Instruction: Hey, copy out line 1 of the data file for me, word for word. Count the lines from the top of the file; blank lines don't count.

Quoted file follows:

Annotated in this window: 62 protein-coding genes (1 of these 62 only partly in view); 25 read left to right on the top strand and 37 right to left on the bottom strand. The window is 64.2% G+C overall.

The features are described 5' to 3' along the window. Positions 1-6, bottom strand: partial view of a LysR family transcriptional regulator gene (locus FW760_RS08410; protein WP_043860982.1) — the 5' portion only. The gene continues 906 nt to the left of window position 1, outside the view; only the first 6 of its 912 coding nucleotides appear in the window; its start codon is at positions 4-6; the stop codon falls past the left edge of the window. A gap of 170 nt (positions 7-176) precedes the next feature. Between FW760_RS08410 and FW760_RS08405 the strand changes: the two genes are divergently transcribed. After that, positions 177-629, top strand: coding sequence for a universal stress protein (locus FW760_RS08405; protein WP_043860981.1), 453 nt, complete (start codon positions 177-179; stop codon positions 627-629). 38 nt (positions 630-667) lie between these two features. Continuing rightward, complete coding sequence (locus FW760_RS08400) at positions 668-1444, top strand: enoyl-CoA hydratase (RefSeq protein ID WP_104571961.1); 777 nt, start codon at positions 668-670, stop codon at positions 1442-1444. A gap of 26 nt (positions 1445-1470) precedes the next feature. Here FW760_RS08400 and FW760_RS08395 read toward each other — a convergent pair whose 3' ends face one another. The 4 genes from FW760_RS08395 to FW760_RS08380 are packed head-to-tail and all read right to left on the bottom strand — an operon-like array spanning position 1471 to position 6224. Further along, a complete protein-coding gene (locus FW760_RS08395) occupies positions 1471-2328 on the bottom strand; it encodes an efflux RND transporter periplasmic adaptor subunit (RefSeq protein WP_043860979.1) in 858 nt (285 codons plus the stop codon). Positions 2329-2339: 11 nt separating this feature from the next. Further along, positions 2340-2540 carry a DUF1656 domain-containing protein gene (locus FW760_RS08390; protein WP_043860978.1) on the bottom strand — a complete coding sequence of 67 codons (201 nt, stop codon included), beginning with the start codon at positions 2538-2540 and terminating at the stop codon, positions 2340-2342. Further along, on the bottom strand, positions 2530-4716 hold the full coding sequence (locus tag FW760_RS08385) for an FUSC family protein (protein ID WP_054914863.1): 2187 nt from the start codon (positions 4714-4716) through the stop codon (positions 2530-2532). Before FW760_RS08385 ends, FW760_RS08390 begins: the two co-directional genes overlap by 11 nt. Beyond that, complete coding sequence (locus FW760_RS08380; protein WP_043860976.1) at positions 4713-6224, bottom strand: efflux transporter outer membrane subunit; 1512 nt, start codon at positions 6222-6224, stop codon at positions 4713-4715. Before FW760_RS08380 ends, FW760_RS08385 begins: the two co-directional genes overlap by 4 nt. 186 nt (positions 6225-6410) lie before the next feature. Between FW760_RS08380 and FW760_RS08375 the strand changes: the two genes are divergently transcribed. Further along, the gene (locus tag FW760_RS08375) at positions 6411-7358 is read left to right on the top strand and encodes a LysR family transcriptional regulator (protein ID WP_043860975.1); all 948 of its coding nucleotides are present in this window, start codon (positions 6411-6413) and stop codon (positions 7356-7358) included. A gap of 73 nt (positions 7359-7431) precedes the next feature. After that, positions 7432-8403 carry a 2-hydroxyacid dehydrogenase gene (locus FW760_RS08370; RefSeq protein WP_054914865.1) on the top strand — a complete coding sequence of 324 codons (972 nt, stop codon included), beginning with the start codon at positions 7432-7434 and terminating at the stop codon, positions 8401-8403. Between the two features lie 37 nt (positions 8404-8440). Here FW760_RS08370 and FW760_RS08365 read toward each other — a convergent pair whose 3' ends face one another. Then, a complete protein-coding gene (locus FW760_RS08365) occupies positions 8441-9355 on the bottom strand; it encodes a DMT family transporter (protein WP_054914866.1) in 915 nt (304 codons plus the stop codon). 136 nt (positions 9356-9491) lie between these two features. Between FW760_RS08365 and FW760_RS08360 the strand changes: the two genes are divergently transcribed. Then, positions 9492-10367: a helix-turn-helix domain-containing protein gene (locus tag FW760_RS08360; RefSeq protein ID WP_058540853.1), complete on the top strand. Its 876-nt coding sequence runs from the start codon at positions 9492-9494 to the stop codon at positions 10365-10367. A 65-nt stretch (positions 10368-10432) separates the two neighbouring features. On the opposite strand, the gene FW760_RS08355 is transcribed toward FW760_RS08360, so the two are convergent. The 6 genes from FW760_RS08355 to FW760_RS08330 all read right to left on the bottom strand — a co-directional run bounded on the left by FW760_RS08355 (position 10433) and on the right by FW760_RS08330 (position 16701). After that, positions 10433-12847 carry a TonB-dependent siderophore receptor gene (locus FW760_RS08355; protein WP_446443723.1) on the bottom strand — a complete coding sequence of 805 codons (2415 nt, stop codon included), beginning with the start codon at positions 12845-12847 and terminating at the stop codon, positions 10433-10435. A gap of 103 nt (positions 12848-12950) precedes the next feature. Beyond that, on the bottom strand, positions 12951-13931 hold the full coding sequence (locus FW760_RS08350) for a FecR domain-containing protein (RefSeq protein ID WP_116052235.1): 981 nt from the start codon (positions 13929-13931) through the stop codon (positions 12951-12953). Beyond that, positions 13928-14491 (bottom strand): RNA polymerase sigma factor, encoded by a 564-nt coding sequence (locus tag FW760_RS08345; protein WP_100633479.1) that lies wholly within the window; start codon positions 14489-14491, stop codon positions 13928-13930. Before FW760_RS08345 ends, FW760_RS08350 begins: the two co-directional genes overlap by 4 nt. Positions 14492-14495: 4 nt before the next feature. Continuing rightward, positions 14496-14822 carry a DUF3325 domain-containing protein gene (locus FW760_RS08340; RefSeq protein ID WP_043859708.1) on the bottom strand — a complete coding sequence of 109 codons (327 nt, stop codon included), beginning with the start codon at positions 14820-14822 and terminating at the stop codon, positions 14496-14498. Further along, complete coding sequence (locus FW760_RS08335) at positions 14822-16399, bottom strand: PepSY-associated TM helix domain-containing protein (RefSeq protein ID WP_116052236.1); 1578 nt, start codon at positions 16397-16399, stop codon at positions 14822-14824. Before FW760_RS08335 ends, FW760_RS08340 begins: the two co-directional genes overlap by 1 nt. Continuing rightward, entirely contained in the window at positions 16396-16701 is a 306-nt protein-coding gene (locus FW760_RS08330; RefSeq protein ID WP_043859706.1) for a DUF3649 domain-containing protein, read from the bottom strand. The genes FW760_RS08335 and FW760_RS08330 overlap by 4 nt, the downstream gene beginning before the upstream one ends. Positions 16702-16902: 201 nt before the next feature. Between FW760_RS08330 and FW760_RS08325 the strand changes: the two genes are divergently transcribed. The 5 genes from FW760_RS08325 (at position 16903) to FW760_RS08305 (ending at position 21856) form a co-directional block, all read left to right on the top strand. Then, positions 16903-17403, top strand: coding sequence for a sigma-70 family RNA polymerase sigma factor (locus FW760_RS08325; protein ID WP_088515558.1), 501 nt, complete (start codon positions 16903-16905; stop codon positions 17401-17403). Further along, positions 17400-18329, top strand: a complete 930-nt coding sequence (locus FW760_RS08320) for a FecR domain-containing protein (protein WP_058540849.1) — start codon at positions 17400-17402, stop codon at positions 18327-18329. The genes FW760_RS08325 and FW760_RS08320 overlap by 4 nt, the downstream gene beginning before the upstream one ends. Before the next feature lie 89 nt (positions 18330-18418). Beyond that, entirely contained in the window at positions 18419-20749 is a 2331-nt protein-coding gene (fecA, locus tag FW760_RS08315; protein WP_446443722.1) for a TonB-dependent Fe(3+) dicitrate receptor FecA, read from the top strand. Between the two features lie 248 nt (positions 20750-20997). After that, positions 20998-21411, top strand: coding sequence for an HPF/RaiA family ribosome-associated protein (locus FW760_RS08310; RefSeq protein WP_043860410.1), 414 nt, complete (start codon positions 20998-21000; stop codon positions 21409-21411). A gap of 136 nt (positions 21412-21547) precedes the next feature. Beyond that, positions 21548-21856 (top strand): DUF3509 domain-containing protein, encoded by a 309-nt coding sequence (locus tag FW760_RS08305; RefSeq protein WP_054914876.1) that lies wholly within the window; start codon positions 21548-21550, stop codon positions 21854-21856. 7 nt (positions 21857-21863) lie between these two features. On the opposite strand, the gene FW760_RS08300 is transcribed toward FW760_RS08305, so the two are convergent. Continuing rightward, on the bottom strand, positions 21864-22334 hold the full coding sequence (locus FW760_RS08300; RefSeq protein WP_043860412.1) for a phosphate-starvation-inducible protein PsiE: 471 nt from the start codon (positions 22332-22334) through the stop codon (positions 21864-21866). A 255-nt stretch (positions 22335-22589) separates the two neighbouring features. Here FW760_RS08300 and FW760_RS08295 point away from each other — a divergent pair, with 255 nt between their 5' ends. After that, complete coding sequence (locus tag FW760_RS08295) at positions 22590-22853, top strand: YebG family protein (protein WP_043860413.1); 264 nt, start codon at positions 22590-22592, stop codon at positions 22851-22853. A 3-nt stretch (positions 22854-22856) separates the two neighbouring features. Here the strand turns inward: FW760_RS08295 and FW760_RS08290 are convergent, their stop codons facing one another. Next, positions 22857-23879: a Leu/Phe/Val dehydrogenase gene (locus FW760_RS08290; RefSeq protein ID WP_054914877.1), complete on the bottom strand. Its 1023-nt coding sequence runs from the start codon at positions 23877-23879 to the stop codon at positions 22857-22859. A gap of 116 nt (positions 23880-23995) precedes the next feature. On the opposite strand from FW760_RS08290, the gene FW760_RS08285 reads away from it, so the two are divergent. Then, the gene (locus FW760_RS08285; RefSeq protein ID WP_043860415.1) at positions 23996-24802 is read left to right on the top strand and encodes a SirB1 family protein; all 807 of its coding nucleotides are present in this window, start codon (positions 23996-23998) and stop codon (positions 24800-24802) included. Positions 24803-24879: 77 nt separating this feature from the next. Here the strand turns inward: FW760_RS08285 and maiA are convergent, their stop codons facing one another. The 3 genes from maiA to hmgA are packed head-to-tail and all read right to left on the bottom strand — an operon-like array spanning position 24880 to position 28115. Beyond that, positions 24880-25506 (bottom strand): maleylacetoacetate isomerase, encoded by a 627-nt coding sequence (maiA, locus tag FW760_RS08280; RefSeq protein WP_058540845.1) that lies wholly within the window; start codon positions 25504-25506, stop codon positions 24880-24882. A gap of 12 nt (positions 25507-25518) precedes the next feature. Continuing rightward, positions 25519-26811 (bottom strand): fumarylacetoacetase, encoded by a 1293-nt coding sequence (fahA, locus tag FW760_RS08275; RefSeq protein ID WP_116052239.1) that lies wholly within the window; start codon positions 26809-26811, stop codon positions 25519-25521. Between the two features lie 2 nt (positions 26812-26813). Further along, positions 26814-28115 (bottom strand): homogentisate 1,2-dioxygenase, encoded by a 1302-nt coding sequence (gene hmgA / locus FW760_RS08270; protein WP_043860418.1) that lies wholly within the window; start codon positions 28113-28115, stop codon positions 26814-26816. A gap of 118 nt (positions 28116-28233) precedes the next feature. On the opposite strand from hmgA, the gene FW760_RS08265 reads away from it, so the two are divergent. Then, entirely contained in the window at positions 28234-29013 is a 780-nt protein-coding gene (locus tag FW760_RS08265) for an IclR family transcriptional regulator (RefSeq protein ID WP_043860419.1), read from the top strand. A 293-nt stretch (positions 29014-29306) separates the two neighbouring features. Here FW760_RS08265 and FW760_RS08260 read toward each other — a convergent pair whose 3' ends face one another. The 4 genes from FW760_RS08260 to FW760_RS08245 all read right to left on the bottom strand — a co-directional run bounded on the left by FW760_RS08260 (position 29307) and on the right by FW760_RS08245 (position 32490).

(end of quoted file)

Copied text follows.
Annotated in this window: 62 protein-coding genes (1 of these 62 only partly in view); 25 read left to right on the top strand and 37 right to left on the bottom strand. The window is 64.2% G+C overall.